Notes on Hold Me Tight by Dr Sue Johnson

Part 1: Attachment and Presence

  • A = Accessible. Each partner needs to be emotionally accessible; each partner can read the other’s emotional state and recognise important shifts in that state. I expect this means that, if asked, each partner is willing to share how they’re feeling (beyond “I’m fine” or similar).
  • R = Responsive. Each partner can acknowledge and respond emotionally to their partner’s needs if they make requests. They aren’t dismissive or distracted, they are present when called upon.
  • E = Engaged. Outside of requests, each partner remains emotionally engaged. They value their partner, check in regularly and remain close.
  • Attachment Fear = A fear that your attachment is not strong enough e.g. “I’m worried you will leave me because I am X” / “I am scared of commitment because past partners hurt me.”
  • Attachment Need = What you need for your attachment to feel strong e.g. “I need you to still love me, even if I am X” / “I need you to promise not to hurt me like that again.”

The Seven Conversations

  • “Sealed off” sex — In this mode, the goal of sex and touch is simply to reduce sexual tension. People who feel emotionally unsafe in their relationship will gravitate to this mode and will focus on impersonal gratification and sensation.
  • “Solice” sex — Couples tend to have solice sex when one partner is seeking reassurance or a relief from anxiety. Sex is used as a means of resolve and not pursued in and of itself.
  • “Synchrony” sex — In this mode, partners are emotionally present during sex and touch, and combine physical sensation with exploration, eroticism and love. This is the mode of sex and touch couples should aim for, according to Johnson.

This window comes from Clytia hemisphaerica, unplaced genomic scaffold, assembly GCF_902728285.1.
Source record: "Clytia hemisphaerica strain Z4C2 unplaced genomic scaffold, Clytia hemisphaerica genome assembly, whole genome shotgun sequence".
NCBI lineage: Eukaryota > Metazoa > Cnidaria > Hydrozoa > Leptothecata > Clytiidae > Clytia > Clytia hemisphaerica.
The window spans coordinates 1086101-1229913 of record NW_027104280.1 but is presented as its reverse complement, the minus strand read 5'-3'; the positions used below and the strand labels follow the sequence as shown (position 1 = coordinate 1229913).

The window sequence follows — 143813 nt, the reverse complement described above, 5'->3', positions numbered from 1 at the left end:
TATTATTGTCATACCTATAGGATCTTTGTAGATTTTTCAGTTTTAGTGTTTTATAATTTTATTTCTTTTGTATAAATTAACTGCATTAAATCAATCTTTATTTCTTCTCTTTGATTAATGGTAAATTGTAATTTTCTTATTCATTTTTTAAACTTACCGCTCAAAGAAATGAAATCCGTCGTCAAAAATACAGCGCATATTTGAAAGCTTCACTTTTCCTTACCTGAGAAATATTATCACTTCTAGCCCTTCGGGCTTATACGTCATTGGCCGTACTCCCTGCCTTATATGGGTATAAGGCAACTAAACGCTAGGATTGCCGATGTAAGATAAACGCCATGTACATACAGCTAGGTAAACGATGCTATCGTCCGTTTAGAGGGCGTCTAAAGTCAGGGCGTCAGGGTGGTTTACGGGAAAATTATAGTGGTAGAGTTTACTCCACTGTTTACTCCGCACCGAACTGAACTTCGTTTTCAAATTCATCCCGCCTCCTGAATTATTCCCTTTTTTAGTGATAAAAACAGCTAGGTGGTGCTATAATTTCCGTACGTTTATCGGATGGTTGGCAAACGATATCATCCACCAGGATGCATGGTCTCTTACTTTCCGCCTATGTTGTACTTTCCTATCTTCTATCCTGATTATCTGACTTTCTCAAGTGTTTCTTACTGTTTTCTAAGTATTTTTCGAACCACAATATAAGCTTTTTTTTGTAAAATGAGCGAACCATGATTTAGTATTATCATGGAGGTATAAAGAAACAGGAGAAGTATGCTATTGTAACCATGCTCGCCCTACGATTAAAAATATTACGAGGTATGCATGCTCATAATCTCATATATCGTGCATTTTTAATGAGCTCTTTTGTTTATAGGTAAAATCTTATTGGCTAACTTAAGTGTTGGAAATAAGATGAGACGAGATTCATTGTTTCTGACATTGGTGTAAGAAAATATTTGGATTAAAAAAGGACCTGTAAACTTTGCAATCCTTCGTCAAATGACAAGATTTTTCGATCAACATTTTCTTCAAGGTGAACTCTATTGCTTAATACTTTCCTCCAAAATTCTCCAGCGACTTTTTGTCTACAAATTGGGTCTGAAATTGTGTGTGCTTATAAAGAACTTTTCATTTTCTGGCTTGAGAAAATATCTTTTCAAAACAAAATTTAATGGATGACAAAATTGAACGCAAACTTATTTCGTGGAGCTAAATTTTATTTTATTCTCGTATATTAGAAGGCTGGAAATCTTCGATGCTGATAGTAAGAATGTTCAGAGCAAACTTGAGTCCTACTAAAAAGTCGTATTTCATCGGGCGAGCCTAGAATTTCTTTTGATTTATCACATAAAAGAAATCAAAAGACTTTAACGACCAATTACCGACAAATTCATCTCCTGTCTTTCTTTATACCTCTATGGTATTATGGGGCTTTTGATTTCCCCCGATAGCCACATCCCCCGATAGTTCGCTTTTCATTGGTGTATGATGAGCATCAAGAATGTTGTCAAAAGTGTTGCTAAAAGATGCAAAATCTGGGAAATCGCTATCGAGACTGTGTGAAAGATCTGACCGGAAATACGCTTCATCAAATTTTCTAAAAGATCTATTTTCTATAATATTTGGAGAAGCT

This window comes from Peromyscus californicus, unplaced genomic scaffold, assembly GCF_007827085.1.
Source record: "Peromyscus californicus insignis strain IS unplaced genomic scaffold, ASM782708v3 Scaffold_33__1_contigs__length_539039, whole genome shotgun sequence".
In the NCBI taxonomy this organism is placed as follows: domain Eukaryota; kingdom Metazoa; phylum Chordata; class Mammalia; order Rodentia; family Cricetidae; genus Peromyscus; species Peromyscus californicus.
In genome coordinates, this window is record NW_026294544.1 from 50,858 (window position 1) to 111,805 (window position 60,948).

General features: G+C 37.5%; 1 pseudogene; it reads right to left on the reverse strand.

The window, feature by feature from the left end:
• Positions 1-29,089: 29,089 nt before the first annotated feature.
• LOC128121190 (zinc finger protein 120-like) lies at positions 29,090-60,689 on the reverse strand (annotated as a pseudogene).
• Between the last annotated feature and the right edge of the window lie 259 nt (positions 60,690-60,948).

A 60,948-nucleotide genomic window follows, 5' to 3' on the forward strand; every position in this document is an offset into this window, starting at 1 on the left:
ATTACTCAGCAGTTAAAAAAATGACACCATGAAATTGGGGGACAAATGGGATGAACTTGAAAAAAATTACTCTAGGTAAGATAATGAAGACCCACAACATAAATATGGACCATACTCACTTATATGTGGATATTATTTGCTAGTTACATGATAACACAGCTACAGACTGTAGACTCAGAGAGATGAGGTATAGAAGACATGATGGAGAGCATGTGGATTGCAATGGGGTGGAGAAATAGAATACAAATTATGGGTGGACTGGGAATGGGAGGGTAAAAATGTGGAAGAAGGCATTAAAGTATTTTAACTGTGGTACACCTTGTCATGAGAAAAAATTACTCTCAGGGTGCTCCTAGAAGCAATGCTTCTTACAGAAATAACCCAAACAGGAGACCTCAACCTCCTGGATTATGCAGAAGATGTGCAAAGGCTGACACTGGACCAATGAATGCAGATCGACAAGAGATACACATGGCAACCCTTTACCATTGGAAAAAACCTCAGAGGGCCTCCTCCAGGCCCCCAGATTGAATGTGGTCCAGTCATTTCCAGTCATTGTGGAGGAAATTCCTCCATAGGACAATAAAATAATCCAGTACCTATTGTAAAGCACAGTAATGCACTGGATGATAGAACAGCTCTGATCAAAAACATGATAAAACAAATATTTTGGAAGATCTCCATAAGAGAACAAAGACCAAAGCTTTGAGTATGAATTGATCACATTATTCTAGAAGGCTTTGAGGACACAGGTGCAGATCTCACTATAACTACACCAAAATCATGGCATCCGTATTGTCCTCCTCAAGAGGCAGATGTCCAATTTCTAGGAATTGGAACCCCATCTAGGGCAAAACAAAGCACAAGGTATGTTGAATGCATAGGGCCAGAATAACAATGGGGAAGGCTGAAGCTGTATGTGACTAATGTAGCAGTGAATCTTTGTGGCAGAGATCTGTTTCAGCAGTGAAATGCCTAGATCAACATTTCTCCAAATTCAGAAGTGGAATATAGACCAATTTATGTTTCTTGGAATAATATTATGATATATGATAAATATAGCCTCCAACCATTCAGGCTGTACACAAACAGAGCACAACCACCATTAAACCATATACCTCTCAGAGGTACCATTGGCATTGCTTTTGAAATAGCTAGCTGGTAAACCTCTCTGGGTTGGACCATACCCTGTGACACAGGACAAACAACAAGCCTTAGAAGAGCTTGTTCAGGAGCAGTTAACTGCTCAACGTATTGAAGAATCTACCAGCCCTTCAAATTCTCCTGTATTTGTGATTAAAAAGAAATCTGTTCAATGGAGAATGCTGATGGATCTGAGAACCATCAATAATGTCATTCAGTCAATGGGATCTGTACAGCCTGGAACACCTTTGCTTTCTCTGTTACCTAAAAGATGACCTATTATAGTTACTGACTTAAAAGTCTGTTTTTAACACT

• For EFT to work well, it seems as if the fundamental problem at the heart of the relationship must be some sort of benign misunderstanding (“I close off because I’m actually just scared of losing you! I get angry because I need you so much!”). Each partner is supposed to voice their attachment needs and then, if they’re genuine, the other just… meets them? Maybe this is often how it goes but I didn’t hear of examples where the attachment needs couldn’t be met or if the fear is actually well-justified. It all felt a bit too clean.
  • Johnson is very self-aggrandizing. She’s often the hero in the case studies and regularly describes how clients have life-changing moments of realisation in her sessions after she offers a breathtaking insight. These moments are clearly heavily embellished and they make me distrust her as a narrator.
  • Beasley & Ager (2019) ran a meta-analysis and did find that marital satisfaction was improved and sustained by EFT (I haven’t read the details).
  • Another RCT not by the developers found that EFT caused “greater improvement in relationship satisfaction among men and women” (I didn’t dive in here either).




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